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That makes sense! I have heard some say things like, "ya I am a little disappointed, I was planning on blooming this and registering it but the originator beat me to it" so that's why I was wondering about it!

I do agree however that if you are the creator of the hybrid you should have the first option to register it or elect someone else to register it and otherwise anyone else can. Although this isn't an official rule, I will most likely make it my rule! I agree that it just doesn't seem right registering someone else's creation!

Thanks for clarifying....again!...MyHappyRotter!

Last edited by emmajs243; 01-02-2019 at 07:31 PM..
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Old 01-03-2019, 08:37 AM
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Quote:
Originally Posted by emmajs243 View Post
...can anyone bloom their unnamed hybrid (just referred to as 'parent a X parent b") and register it if someone else hasn't yet? Same thing with giving a cultivar name...I wouldn't think they would just let anyone give their plant a cultivar name or else their would be millions probably right? Or can anyone give their orchid a cultivar name and there are millions out there?
The first person to bloom a new hybrid was originally intended to be the one who registered it, but now pretty much anyone can, but must get permission from the person who made the cross, the "originator". If that person is deceased or you have reasonably tried to identify them and cannot, it may be registered as "O/U" - originator unknown.

Cultivar epithets are not registered, per se, but if the plant has been awarded, one must be assigned to it and it is then officially recorded. There is nothing to stop you from assigning your own, but it is unethical to change one that has already been assigned.
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Old 01-03-2019, 11:24 AM
emmajs243 emmajs243 is offline
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That makes sense! Thanks Ray! Definitely have learned so much!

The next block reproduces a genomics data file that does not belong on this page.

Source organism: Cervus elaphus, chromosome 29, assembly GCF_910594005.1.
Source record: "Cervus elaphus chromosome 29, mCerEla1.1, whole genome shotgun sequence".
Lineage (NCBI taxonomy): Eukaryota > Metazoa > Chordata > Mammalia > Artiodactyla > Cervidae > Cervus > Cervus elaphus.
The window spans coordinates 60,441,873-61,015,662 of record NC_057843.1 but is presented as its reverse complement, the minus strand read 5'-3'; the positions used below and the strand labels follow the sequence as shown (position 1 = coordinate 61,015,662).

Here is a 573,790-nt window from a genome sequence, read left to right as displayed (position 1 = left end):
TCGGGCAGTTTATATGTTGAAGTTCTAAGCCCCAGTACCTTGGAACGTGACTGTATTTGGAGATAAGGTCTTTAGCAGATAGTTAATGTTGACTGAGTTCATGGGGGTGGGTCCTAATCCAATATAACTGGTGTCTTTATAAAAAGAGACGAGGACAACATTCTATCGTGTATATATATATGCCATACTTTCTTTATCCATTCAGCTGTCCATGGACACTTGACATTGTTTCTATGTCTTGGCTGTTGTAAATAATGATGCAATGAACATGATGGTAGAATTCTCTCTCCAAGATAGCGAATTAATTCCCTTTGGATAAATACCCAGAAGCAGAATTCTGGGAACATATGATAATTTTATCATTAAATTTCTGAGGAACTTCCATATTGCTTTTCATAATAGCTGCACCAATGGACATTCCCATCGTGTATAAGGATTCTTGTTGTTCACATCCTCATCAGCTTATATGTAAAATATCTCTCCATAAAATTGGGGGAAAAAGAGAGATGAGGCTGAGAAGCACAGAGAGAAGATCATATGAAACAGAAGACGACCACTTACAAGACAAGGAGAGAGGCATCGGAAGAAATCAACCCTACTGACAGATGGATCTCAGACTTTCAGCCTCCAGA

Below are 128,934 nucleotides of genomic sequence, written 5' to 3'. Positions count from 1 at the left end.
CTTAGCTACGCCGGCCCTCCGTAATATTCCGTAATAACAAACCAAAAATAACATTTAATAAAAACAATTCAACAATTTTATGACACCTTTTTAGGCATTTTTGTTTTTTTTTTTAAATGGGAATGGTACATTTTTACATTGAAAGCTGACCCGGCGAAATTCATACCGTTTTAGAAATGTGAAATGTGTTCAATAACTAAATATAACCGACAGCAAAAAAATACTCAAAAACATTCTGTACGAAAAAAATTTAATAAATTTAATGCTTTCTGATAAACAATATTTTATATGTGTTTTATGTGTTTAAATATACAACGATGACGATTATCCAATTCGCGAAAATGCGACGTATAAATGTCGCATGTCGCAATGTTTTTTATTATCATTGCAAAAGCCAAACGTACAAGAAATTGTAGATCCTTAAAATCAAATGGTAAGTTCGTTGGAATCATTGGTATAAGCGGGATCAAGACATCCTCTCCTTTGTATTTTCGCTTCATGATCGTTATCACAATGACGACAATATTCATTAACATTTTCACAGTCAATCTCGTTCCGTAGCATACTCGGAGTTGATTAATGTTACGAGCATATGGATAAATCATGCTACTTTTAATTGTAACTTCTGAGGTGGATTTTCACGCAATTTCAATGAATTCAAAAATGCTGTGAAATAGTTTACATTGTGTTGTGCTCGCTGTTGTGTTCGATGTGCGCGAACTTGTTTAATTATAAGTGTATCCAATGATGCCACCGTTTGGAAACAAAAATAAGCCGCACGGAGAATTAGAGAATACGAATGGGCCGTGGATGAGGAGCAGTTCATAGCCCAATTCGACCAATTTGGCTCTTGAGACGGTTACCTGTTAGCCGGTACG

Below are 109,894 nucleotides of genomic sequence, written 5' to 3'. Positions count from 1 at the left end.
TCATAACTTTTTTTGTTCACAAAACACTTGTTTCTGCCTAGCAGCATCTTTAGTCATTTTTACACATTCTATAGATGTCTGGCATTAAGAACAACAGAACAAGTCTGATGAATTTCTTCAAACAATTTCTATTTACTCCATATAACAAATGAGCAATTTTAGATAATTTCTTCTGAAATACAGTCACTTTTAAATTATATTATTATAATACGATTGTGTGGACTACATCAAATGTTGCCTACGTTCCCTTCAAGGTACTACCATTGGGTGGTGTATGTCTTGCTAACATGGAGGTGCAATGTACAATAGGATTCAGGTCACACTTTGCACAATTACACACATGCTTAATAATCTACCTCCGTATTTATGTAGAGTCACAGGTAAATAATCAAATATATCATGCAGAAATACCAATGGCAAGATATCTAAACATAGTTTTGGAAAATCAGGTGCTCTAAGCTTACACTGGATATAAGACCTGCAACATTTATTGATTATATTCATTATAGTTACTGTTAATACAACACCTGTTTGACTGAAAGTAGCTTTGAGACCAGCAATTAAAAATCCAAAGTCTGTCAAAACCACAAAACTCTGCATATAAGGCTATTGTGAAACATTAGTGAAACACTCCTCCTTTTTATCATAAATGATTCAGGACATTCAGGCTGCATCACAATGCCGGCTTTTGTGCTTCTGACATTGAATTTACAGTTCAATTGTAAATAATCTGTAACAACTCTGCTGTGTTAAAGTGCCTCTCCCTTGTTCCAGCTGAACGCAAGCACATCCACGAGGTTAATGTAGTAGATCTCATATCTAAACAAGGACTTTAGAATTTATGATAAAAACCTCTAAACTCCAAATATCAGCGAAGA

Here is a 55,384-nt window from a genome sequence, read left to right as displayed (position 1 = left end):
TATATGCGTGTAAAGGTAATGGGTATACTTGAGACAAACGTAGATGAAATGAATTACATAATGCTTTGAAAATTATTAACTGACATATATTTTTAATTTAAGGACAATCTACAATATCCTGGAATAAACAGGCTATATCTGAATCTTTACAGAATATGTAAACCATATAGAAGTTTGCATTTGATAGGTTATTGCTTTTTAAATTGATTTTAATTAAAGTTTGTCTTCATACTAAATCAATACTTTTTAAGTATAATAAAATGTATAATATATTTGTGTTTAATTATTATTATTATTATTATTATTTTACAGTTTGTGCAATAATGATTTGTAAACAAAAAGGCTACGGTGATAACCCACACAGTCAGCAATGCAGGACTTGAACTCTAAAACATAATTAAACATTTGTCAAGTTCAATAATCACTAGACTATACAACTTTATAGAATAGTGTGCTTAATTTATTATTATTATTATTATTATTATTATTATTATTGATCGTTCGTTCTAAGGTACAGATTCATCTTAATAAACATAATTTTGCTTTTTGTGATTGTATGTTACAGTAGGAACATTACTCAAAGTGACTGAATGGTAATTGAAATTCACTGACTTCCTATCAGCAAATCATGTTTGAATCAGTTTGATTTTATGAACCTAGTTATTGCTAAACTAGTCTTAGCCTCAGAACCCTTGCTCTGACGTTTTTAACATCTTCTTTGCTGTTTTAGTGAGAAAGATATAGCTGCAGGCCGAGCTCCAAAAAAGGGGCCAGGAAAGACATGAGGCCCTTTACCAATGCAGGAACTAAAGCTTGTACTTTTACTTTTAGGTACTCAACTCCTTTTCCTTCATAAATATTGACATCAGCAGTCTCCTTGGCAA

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Old 01-03-2019, 02:31 PM
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One picky little addendum to Bulbipedilulm's excellent explanation of the hierarchy... Species names should be lower case (like Phalaenopsis amabilis or Dendrobium superbum)... sometimes it is necessary to argue with your software, autocorrect keeps trying to capitalize things that shouldn't be. Hybrid grex names are capitalized. If label is correct it makes it easy to spot species vs. hybrids. However, even vendors who know better get sloppy.

---------- Post added at 11:31 AM ---------- Previous post was at 11:24 AM ----------

And just to be pickier... I think that for species, color forms should be forma (abbreviated f. or fma.) rather than variety (var.) , where var. refers to variations that reflect populations in different localities that have small differences. This is really inconsistently applied. Variety (var.) segues into subspecies (ssp.) where the variation in different localities is larger but not enough to define a separate species. This is an area of scholarly debate (where to draw the line between a subspecies and a new species) and may be somewhat fluid until there is consensus on one or the other.
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Old 01-03-2019, 07:08 PM
emmajs243 emmajs243 is offline
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ROBERTA!!!!! Long time no see a comment from you! Oh that is so helpful! I have been trying to figure out what all these abbreviations mean in orchids names! I knew the capitalization rules BUT its a really helpful tip to know that species are the lower case so you can spot them easily!

But ya, right!? These science guys did an awesome job with this question! Couldn't of asked for a better explanation! Plus! Now I know what all these crazy abbreviations are for!